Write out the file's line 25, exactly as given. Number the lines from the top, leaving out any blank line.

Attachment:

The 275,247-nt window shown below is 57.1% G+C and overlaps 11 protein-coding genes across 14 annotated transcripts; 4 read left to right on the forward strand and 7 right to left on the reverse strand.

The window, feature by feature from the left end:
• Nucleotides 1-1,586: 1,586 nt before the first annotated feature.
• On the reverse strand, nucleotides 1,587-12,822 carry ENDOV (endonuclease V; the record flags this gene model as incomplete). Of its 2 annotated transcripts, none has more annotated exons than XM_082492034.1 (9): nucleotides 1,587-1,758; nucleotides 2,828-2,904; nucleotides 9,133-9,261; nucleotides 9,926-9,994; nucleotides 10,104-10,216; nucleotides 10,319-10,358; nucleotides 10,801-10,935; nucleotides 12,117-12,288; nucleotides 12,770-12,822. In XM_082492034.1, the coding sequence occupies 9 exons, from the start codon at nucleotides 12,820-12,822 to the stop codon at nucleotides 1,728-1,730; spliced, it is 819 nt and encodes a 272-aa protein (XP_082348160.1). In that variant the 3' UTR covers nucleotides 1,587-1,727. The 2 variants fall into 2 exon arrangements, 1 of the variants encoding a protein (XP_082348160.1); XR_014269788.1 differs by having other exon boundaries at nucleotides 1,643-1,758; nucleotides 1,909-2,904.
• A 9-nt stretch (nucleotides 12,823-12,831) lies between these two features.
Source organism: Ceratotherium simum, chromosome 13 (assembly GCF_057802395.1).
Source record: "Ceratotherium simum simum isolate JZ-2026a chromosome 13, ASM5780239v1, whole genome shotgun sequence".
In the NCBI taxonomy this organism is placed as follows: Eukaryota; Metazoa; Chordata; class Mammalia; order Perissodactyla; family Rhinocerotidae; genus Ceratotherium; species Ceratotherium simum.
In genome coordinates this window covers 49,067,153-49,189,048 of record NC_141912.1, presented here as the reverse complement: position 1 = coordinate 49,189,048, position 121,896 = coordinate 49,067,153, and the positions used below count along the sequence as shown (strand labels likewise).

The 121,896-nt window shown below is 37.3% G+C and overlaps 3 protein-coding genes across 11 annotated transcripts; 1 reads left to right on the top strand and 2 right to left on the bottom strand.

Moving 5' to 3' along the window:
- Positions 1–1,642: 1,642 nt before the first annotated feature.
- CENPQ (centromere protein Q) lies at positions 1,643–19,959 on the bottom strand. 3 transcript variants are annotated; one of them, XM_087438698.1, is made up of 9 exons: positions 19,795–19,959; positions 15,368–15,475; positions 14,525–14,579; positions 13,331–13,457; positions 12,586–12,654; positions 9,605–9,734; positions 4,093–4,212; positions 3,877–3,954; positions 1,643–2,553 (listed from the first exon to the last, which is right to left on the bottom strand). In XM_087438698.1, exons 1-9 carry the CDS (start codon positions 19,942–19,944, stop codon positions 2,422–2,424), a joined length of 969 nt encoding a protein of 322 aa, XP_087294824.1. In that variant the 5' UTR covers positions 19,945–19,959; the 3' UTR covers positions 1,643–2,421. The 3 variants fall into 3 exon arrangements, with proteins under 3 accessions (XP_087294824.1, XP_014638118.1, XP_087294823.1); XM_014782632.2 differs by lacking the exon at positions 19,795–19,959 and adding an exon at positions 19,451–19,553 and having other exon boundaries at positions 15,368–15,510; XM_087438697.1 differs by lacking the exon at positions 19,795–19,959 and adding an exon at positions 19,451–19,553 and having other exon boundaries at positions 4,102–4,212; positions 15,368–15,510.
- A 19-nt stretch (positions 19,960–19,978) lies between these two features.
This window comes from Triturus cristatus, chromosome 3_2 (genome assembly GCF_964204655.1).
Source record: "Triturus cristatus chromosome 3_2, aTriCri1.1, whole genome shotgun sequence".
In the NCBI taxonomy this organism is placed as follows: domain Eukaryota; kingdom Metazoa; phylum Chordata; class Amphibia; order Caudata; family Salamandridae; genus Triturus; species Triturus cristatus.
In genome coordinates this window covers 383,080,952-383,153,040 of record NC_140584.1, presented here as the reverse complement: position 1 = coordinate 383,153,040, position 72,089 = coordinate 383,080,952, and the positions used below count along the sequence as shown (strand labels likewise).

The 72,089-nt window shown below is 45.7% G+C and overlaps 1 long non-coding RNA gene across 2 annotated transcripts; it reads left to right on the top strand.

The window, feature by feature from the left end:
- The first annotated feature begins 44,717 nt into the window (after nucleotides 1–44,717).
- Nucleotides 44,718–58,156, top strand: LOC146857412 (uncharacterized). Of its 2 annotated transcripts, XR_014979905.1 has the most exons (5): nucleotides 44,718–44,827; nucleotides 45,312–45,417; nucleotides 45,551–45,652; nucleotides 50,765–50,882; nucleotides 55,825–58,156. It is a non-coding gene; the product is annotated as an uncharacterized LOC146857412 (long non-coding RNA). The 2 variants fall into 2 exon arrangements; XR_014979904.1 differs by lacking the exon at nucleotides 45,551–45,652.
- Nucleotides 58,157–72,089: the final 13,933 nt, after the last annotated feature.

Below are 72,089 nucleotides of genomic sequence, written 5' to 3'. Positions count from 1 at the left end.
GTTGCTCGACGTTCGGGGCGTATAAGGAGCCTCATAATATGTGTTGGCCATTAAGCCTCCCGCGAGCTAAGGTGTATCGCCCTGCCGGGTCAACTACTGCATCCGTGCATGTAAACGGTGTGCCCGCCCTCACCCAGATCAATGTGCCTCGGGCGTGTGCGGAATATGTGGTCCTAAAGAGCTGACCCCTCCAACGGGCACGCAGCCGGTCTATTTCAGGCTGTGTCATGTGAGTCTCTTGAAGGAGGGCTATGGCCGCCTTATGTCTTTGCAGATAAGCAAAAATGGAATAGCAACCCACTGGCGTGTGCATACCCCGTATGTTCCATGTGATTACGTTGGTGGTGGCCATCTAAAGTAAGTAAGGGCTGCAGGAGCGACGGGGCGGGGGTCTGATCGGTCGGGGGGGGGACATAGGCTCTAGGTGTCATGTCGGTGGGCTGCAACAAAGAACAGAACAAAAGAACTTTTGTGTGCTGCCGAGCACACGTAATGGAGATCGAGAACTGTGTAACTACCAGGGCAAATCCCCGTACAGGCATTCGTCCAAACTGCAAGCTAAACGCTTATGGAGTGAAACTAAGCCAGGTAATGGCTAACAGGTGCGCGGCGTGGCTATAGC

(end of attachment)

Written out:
GTTGCTCGACGTTCGGGGCGTATAAGGAGCCTCATAATATGTGTTGGCCATTAAGCCTCCCGCGAGCTAAGGTGTATCGCCCTGCCGGGTCAACTACTGCATCCGTGCATGTAAACGGTGTGCCCGCCCTCACCCAGATCAATGTGCCTCGGGCGTGTGCGGAATATGTGGTCCTAAAGAGCTGACCCCTCCAACGGGCACGCAGCCGGTCTATTTCAGGCTGTGTCATGTGAGTCTCTTGAAGGAGGGCTATGGCCGCCTTATGTCTTTGCAGATAAGCAAAAATGGAATAGCAACCCACTGGCGTGTGCATACCCCGTATGTTCCATGTGATTACGTTGGTGGTGGCCATCTAAAGTAAGTAAGGGCTGCAGGAGCGACGGGGCGGGGGTCTGATCGGTCGGGGGGGGGACATAGGCTCTAGGTGTCATGTCGGTGGGCTGCAACAAAGAACAGAACAAAAGAACTTTTGTGTGCTGCCGAGCACACGTAATGGAGATCGAGAACTGTGTAACTACCAGGGCAAATCCCCGTACAGGCATTCGTCCAAACTGCAAGCTAAACGCTTATGGAGTGAAACTAAGCCAGGTAATGGCTAACAGGTGCGCGGCGTGGCTATAGC